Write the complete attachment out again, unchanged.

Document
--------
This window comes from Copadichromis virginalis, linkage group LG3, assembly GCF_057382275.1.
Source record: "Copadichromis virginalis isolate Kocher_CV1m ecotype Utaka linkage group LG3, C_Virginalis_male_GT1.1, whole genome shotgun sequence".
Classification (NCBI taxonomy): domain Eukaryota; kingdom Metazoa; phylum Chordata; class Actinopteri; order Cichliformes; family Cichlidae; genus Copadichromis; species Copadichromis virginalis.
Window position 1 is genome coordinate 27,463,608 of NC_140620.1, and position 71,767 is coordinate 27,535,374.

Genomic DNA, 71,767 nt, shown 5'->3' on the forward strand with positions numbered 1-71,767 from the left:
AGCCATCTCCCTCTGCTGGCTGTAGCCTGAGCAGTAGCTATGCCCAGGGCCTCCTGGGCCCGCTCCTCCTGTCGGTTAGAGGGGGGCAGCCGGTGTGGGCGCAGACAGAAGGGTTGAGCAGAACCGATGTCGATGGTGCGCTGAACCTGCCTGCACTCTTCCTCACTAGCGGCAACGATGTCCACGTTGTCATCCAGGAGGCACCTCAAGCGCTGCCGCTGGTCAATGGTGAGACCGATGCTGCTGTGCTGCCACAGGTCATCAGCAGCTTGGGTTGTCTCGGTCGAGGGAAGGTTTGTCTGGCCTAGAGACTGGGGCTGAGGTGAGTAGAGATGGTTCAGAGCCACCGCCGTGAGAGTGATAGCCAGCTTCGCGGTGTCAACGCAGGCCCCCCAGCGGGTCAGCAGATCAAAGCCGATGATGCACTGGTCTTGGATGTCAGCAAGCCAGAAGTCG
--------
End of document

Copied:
This window comes from Copadichromis virginalis, linkage group LG3, assembly GCF_057382275.1.
Source record: "Copadichromis virginalis isolate Kocher_CV1m ecotype Utaka linkage group LG3, C_Virginalis_male_GT1.1, whole genome shotgun sequence".
Classification (NCBI taxonomy): domain Eukaryota; kingdom Metazoa; phylum Chordata; class Actinopteri; order Cichliformes; family Cichlidae; genus Copadichromis; species Copadichromis virginalis.
Window position 1 is genome coordinate 27,463,608 of NC_140620.1, and position 71,767 is coordinate 27,535,374.

Genomic DNA, 71,767 nt, shown 5'->3' on the forward strand with positions numbered 1-71,767 from the left:
AGCCATCTCCCTCTGCTGGCTGTAGCCTGAGCAGTAGCTATGCCCAGGGCCTCCTGGGCCCGCTCCTCCTGTCGGTTAGAGGGGGGCAGCCGGTGTGGGCGCAGACAGAAGGGTTGAGCAGAACCGATGTCGATGGTGCGCTGAACCTGCCTGCACTCTTCCTCACTAGCGGCAACGATGTCCACGTTGTCATCCAGGAGGCACCTCAAGCGCTGCCGCTGGTCAATGGTGAGACCGATGCTGCTGTGCTGCCACAGGTCATCAGCAGCTTGGGTTGTCTCGGTCGAGGGAAGGTTTGTCTGGCCTAGAGACTGGGGCTGAGGTGAGTAGAGATGGTTCAGAGCCACCGCCGTGAGAGTGATAGCCAGCTTCGCGGTGTCAACGCAGGCCCCCCAGCGGGTCAGCAGATCAAAGCCGATGATGCACTGGTCTTGGATGTCAGCAAGCCAGAAGTCG